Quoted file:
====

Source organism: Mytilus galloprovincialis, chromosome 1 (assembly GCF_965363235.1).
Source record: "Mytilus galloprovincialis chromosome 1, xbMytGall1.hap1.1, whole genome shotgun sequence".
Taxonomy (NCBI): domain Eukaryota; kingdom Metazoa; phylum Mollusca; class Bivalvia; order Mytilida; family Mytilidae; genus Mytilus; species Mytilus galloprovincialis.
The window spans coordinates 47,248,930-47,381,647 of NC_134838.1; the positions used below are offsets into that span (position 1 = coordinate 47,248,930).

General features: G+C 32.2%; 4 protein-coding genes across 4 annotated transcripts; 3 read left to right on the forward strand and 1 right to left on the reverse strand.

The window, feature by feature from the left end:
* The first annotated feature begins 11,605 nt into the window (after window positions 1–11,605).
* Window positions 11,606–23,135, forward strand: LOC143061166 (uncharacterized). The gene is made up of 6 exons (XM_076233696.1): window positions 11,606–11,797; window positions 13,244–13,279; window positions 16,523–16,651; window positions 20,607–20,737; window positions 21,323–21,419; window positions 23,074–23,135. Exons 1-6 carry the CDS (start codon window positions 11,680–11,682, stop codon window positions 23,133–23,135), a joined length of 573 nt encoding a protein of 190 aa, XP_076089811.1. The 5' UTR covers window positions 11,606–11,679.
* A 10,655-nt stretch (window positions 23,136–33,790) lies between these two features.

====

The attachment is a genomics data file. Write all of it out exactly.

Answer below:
Source organism: Mytilus galloprovincialis, chromosome 1 (assembly GCF_965363235.1).
Source record: "Mytilus galloprovincialis chromosome 1, xbMytGall1.hap1.1, whole genome shotgun sequence".
Taxonomy (NCBI): domain Eukaryota; kingdom Metazoa; phylum Mollusca; class Bivalvia; order Mytilida; family Mytilidae; genus Mytilus; species Mytilus galloprovincialis.
The window spans coordinates 47,248,930-47,381,647 of NC_134838.1; the positions used below are offsets into that span (position 1 = coordinate 47,248,930).

General features: G+C 32.2%; 4 protein-coding genes across 4 annotated transcripts; 3 read left to right on the forward strand and 1 right to left on the reverse strand.

The window, feature by feature from the left end:
* The first annotated feature begins 11,605 nt into the window (after window positions 1–11,605).
* Window positions 11,606–23,135, forward strand: LOC143061166 (uncharacterized). The gene is made up of 6 exons (XM_076233696.1): window positions 11,606–11,797; window positions 13,244–13,279; window positions 16,523–16,651; window positions 20,607–20,737; window positions 21,323–21,419; window positions 23,074–23,135. Exons 1-6 carry the CDS (start codon window positions 11,680–11,682, stop codon window positions 23,133–23,135), a joined length of 573 nt encoding a protein of 190 aa, XP_076089811.1. The 5' UTR covers window positions 11,606–11,679.
* A 10,655-nt stretch (window positions 23,136–33,790) lies between these two features.